Re: disable &/or activate wifi access point using libnm

On Thu, 2013-01-10 at 08:41 -0500, david feeney wrote:
> Dan,
> Thank you very much for your response.  Please see my comments below.
> 1) I was thinking that an Access Point (AP) is synonymous with SSID. 

There can be multiple Access Points that all use the same SSID and the
same security settings, and are all connected via Ethernet.  This is the
normal situation for deployments that need to cover more area than a
single AP has range to, like in companies and universities.

Think of it like a small cellular/mobile network: each AP is a base
station, and each laptop is the handset.  While in a call you can move
between base stations and your connection doesn't drop.  It's just that
WiFi is restricted to lower power, and can't cover as large an area as a
cellular base station because of that.

> 2) In my network environment, there are many different AP that I can
> connect to, all within view of each other.

Right; each SSID may be represented by an NMConnection object in
NetworkManager.  In reality, you'll only want a Connection for the WiFi
SSIDs you actually use.

> 3) There are even different AP with the same SSID, but different
> BSSID; I do not know what this means.

This is the situation I describe above, which provides seamless
connectivity over more area than a single AP can cover.  The client (ie,
NetworkManager, wpa_supplicant, and the kernel) will roam between access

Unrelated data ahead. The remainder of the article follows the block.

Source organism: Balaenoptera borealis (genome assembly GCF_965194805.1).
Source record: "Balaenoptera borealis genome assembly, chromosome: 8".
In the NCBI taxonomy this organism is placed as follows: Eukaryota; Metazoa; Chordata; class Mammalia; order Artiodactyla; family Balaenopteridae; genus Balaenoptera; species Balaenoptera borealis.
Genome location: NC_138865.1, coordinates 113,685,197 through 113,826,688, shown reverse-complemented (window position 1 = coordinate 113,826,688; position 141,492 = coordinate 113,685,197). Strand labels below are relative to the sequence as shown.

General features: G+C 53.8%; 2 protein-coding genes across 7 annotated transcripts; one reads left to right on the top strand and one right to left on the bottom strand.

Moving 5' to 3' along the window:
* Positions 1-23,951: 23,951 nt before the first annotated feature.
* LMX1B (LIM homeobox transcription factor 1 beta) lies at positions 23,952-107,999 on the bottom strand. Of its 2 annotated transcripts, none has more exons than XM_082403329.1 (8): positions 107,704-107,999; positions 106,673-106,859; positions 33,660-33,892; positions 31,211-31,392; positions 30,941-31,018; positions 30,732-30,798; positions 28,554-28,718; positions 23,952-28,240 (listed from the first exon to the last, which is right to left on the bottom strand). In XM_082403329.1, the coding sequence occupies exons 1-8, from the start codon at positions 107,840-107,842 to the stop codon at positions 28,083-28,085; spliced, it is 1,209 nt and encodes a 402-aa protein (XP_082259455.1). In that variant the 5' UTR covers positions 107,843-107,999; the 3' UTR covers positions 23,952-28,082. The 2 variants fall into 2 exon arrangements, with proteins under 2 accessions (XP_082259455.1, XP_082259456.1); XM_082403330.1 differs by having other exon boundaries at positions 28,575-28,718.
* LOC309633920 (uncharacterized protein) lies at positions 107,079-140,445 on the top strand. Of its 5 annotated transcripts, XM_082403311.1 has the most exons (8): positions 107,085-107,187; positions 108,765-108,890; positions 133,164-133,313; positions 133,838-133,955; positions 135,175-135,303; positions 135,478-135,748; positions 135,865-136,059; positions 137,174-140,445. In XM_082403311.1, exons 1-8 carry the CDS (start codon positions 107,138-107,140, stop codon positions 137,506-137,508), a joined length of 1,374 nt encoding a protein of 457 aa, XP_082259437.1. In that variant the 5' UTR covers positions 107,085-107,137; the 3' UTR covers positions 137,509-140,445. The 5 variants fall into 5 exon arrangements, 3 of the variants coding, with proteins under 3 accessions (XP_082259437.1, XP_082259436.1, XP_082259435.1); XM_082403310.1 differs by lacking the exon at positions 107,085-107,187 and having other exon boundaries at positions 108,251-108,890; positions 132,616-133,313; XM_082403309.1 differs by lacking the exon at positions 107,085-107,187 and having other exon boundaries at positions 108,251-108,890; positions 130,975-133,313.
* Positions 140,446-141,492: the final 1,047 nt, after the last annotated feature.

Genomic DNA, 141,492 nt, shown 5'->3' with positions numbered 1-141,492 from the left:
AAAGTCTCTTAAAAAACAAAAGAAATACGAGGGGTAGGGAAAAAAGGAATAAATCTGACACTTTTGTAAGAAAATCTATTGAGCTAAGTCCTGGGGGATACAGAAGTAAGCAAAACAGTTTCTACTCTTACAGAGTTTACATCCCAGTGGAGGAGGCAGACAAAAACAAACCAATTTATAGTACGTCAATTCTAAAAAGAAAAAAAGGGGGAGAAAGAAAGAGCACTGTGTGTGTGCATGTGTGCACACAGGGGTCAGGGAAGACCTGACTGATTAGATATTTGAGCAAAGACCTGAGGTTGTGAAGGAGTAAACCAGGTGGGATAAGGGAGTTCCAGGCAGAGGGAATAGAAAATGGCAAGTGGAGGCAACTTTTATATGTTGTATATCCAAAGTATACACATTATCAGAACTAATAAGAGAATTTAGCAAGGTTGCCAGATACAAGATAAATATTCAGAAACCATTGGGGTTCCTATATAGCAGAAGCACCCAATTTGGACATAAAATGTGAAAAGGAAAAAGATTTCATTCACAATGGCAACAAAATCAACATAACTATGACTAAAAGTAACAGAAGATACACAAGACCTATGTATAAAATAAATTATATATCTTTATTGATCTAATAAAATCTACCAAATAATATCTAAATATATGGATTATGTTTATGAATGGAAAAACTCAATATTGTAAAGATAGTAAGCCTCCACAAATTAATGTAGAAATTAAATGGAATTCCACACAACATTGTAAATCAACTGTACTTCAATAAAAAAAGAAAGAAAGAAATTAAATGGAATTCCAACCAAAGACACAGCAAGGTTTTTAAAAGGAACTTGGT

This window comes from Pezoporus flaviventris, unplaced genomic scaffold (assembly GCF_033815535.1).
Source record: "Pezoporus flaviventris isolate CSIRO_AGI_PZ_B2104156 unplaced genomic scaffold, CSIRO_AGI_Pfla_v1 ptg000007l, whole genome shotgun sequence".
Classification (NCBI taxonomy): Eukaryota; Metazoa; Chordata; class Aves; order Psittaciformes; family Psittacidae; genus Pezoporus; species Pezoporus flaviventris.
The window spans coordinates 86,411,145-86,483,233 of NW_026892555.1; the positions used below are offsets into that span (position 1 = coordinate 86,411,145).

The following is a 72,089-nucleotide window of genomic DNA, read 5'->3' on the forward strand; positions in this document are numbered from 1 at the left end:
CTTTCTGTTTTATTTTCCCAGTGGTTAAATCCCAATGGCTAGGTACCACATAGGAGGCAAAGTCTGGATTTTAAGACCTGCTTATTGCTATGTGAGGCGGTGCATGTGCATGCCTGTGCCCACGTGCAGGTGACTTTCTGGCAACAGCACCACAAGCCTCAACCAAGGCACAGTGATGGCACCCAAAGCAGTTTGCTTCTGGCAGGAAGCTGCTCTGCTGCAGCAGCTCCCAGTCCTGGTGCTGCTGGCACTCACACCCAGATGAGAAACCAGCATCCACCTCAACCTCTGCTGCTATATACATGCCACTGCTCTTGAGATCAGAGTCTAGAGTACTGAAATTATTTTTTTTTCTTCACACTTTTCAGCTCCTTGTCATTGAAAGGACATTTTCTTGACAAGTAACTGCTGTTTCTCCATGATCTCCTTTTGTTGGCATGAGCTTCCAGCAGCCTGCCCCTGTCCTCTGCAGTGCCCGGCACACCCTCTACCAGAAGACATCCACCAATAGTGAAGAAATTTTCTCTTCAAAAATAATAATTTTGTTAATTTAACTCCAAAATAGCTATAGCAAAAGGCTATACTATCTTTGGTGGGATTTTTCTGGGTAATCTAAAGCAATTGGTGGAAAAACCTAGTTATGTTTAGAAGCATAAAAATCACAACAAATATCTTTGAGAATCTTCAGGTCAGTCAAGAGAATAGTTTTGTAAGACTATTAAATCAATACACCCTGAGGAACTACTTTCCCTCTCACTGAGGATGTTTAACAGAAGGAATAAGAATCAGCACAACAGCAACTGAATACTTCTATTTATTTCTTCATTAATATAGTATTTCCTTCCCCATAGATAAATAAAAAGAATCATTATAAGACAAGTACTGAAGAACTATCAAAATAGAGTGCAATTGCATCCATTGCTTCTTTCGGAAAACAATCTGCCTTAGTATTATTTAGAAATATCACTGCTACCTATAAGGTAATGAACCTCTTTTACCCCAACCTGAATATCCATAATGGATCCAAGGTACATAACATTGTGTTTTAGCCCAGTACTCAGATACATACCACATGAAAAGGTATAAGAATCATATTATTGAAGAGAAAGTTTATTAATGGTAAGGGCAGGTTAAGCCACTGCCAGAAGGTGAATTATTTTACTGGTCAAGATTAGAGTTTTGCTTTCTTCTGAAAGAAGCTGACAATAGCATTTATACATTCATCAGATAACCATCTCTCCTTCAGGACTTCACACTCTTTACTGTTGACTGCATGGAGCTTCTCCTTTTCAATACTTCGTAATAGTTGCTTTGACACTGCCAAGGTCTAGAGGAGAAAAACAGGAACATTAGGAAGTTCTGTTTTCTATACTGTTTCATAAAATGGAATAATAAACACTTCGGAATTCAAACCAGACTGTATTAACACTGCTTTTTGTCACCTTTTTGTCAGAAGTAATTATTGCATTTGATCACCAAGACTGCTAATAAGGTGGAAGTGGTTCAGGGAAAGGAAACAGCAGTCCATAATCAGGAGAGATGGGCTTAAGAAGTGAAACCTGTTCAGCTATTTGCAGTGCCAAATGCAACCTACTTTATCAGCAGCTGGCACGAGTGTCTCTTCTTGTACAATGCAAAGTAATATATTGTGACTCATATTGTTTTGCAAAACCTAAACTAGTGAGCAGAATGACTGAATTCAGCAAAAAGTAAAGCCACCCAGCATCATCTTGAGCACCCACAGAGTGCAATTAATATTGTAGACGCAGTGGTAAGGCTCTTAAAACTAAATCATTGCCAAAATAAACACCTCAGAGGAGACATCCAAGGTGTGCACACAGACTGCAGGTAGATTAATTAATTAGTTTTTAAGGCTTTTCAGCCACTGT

points with the same SSID to maintain a connection.


> On Wed, Jan 9, 2013 at 4:45 PM, Dan Williams <dcbw redhat com> wrote:
>         On Wed, 2013-01-09 at 00:52 -0500, david feeney wrote:
>         > Hello,
>         >
>         > I have two questions:
>         >
>         > 1)  I would like to know how to disable an active Wifi
>         Access Point;
>         > I do not want to disable the device, just the disconnect the
>         Access
>         > Point.
>         You'd call the Disconnect() method of the Device object which
>         you'd like
>         to disconnect from the AP.  This places the device into
>         "manual" mode
>         where it will no longer autoconnect to any network unless it's
>         told to
>         connect via the D-Bus API.  This function is
>         nm_device_disconnect() in
>         libnm-glib.
> I thought "device" would be the physical device and then I not be able
> to use it to "view" the available networks. 
> Manual mode sounds appropriate for this case. Then in Manual Mode I
> could direct it to connect to specific SSIDs? 
> Then to take it "out" of Manual mode I would issue "nm_device_new()"?
> Here is my situation, consider I have 3 SSID all in view at the same
> time, all of which I am able to connect to.
> SSID1  <---- currently connected
> case 1:  disconnect from SSID1, do not connect to any other SSID, but
> be able to connect any SSID at a later time.
> case 2: disconnect from SSID1 and connect to SSID2
> And if I take it "out" of Manual mode it sounds like it is going to
> automatically re-connect to the last connected SSID;
> there is no way to "steer" it to connect to a different SSID.
>         You can also use the Manager object's DeactivateConnection()
>         method,
>         which will terminate the network connection and then proceed
>         to
>         determine the best available network to connect to, and